Spring is a fun time to migrate to the zoo

3/13/2014

Spring is a fun time to migrate to the zoo

Spring is a fun time to migrate to the zoo

March 20 marks the first day of spring, and while the weather has been a bit back and forth with warm temperatures on some days and then snow the next, there are hints of spring if you know where to look. For instance, you might have noticed more birds singing on your morning commute, or maybe you were fortunate enough to spot some early flowers poking out of the ground. Either way, spring is in the air!

But how do animals know it is time to come back to their northern breeding grounds or wake up from hibernation? What is it that triggers the plants to start growing and the trees to sprout new leaves? It turns out that there are a variety of factors, often not fully understood, that work together to tell the world that it is time to start another green growing season.

Temperature is, of course, one of the biggest factors. As the weather warms up, it prevents frost from forming and damaging newly emerging plants. As the grasses, flowers and trees begin to grow, they form the basis of the food web and provide sustenance for all the hungry animals and insects that make up the next layer of the chain. Temperature changes are also a cue for animals to enter into hibernation in the fall and then wake up from their deep sleep in the spring.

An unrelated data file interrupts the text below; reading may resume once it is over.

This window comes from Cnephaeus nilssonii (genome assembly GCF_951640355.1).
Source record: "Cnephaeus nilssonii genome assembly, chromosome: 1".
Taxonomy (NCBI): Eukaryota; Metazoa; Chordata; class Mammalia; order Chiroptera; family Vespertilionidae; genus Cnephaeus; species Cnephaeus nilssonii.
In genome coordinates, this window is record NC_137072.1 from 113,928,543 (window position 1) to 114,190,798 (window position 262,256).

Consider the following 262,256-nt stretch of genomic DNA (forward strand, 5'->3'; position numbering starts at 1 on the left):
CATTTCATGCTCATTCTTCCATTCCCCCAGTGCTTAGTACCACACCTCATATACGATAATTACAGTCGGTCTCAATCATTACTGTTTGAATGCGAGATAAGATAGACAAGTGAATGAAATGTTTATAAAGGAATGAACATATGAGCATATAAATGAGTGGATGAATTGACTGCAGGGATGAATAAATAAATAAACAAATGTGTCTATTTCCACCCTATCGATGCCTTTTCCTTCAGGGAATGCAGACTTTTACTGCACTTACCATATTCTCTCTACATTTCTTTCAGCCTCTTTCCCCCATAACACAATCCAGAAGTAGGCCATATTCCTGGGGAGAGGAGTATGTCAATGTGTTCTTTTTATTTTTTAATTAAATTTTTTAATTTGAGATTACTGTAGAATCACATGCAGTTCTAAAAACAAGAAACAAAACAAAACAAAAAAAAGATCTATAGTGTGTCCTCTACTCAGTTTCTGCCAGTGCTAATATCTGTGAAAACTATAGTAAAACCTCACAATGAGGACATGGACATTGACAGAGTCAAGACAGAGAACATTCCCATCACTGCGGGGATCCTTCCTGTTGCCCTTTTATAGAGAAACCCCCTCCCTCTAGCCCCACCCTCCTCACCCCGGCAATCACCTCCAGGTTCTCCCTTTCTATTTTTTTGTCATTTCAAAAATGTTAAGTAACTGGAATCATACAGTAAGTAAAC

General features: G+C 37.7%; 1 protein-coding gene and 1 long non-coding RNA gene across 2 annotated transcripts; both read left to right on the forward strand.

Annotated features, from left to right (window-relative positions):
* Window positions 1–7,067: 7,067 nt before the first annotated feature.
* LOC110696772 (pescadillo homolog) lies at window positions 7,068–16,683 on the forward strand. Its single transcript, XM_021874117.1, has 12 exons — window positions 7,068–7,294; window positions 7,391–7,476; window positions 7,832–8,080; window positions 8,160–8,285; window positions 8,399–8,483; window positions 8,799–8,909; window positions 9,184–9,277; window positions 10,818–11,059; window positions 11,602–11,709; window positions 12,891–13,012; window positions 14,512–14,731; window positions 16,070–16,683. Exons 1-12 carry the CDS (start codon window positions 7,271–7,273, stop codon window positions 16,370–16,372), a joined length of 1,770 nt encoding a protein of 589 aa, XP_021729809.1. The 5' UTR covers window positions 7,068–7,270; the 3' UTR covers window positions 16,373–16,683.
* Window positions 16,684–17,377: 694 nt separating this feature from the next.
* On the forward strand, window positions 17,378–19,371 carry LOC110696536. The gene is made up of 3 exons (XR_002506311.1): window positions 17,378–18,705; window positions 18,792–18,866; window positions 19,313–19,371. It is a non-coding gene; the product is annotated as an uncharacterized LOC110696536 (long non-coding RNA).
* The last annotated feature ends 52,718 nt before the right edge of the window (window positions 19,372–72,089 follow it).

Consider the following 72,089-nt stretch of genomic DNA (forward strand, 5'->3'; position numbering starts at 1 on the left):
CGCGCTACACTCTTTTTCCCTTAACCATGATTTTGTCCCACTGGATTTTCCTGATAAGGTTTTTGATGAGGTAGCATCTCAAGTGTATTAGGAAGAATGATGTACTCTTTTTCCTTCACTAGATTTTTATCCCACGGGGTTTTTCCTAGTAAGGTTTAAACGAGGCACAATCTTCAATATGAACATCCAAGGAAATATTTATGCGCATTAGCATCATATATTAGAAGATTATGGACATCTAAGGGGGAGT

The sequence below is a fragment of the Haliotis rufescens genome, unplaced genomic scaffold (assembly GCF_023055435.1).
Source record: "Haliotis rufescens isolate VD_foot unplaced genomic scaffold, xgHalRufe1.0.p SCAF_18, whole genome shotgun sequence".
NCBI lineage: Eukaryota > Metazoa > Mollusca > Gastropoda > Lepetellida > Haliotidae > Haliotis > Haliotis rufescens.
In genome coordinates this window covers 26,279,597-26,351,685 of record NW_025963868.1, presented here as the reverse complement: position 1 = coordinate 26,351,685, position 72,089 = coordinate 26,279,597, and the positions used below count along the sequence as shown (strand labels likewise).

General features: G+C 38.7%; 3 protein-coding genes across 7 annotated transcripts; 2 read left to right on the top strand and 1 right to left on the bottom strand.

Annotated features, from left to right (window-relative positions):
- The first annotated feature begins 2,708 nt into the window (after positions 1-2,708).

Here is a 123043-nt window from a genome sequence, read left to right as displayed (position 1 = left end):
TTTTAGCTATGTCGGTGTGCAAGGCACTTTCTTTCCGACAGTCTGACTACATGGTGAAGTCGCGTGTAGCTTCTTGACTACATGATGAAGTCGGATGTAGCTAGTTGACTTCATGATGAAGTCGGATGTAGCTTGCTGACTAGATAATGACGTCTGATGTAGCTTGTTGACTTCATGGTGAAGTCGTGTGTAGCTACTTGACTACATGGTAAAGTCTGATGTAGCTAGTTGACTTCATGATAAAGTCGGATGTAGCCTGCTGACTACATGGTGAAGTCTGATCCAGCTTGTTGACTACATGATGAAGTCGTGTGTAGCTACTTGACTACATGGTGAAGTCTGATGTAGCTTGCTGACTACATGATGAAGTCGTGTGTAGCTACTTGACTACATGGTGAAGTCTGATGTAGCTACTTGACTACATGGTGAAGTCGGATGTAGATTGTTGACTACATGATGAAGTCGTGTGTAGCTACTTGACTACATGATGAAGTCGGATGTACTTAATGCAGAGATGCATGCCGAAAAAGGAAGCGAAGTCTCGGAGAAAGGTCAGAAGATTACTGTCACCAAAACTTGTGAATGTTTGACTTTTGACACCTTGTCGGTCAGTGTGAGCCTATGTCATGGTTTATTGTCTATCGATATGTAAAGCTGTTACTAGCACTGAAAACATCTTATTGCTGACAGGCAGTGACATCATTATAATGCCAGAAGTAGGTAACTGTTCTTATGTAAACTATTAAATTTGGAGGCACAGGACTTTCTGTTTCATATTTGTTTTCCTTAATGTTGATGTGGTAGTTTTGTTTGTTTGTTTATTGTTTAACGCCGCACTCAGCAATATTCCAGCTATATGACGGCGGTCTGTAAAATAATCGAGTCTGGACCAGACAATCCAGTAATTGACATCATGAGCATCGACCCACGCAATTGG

Then there is the length of daylight, which is thought to be the most important factor to stimulate both hibernation and migration. Our recent change to Daylight Saving Time helps us notice what the animals have been observing for a while: that the days are gradually getting longer and the nights are getting shorter. In fall, the shorter daylight hours trigger a response in birds to migrate south. The longer daylight hours in spring trigger these same birds to start their long journey back north. Length of day also acts as a cue for hibernation in many animals, encouraging them to store up food and fat so they can snooze away the cold winter days.

Another influence that works very closely with the amount of daylight is hormone fluctuation. The reproductive cycle of many animals is often tied to the length of each day. The shorter days in winter affect the hormone levels in migrators and hibernators signaling them that it is time to either head south or head to bed. And spring is the ideal time to reproduce. Food and water are more readily available, temperatures are acceptable for baby-rearing and there is enough time for the young to grow stronger before they have to face the challenges of winter.

However, realizing it is time to migrate is only half of the battle. How do the animals know where to go? Birds are especially good migrators and use a combination of signals to help them navigate each year. From the position of the sun and stars, to landscape features such as rivers, coastlines and mountains, to the subtle pull of the earth's magnetic fields, these amazing travelers somehow know which way to go year after year.

So as spring approaches and we break out of our own winter dens and begin to enjoy the longer, warmer days that are ahead, don't forget to pause and appreciate all the animals that have survived yet another winter in their own unique ways. Also, be sure to migrate to the zoo where you can enjoy our animals year-round. Keep an eye out for possible spring babies, our extended summer hours (beginning April 1), the new Safari Shoppe Dippin' Dots and other fun, warm-weather activities. We hope to see you soon!

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